In February alone, 44 civilian women, children and men have been killed and at least 67 injured across the country. Marib, Taiz, Hajjah and Hodeidah have seen particularly intense flare ups, threatening civilians and displaced populations who are already living in incredibly difficult conditions.
Access to these populations continues to be a challenge, with aid agencies struggling to reach many of those impacted by the conflict. The new wave of hostilities in Marib have already led to more than 11,000 civilians fleeing since the first week of February, 70% of which are women and children. Should hostilities move further towards the city and surrounding areas, another 385,000 people could be displaced.
AN overstretched and underfunded aid response
Although aid agencies are scaling up their response in all areas they can reach, they are overstretched and underfunded.
An assault on the city of Marib would result in fighting in densely populated urban residential neighborhoods, leading to high civilian casualties, with people unable to flee and their access to aid cut off.
Aid agencies made similar warnings two years ago when an offensive on Hodeidah threatened the port city, and are calling once again on warring parties to put down their weapons and protect civilians throughout the country.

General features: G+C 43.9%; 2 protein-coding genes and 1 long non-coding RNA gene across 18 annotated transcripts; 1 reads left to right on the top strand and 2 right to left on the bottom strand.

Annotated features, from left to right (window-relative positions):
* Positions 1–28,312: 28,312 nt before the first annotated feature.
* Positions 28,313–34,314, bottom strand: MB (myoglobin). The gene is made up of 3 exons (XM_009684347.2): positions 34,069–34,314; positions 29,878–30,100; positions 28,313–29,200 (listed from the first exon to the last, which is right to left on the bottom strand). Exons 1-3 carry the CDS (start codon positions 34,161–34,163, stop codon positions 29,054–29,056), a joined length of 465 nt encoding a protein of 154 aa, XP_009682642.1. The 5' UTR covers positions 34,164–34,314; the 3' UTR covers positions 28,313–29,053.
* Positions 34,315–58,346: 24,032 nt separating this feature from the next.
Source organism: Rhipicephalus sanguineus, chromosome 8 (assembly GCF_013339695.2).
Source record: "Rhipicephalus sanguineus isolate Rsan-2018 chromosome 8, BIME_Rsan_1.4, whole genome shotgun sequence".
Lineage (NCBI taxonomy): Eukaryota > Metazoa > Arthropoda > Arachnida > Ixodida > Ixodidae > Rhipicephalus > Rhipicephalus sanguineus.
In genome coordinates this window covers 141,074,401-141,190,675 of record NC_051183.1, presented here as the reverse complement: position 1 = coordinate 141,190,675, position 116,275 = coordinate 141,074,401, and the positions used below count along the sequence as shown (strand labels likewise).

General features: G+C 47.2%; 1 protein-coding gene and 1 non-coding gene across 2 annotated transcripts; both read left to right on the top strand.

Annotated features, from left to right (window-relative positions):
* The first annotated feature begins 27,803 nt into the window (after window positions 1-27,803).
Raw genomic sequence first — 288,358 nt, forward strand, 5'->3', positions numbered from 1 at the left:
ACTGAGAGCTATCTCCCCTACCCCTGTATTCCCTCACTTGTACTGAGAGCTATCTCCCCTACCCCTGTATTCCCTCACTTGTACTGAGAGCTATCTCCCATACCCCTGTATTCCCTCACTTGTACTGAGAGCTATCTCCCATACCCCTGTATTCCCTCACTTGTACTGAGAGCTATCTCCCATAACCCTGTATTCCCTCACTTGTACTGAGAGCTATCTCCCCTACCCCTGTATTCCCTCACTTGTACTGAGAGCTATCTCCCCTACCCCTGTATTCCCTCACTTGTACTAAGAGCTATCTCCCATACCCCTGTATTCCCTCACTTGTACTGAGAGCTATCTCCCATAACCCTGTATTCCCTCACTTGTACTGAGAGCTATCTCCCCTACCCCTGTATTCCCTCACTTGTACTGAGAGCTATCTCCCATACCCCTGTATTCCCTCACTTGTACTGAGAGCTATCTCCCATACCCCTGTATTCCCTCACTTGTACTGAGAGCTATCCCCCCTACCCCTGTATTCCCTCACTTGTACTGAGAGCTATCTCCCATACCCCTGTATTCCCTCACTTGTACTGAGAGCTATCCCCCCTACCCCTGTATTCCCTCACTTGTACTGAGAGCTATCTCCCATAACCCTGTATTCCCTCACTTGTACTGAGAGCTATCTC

Humanitarian funding levels for 2021 are only 44% of the actual needs.
Across Yemen, the number of conflict frontlines have now increased to almost 50, social unrest and political instability continues across southern Yemen, and fighting in Hodeidah is again threatening the vital port through which 70% of Yemen’s food, medicine and supplies is transported.
Since the start of 2021, cross-border attacks into Saudi Arabia have also intensified, and a recent round of airstrikes have struck the capital Sana’a.
During a 12-month period defined for most of the world by the Covid-19 pandemic, Yemen has seen a deepening economic crisis, escalating violence, and worsening hunger. A total of 47,500 people are expected to experience famine like conditions this year, with another 16.2 million expected to go hungry and said to be one step away from famine like conditions. While at the same time, humanitarian funding levels for 2021 are only 44% of the actual needs.
As the seventh year of the conflict approaches, it is vital that the UN Security Council and governments do everything in their power to de-escalate the hostilities, stop the use of explosive weapons in populated areas, protect civilians caught up in the fighting, and bring parties back to the negotiating table.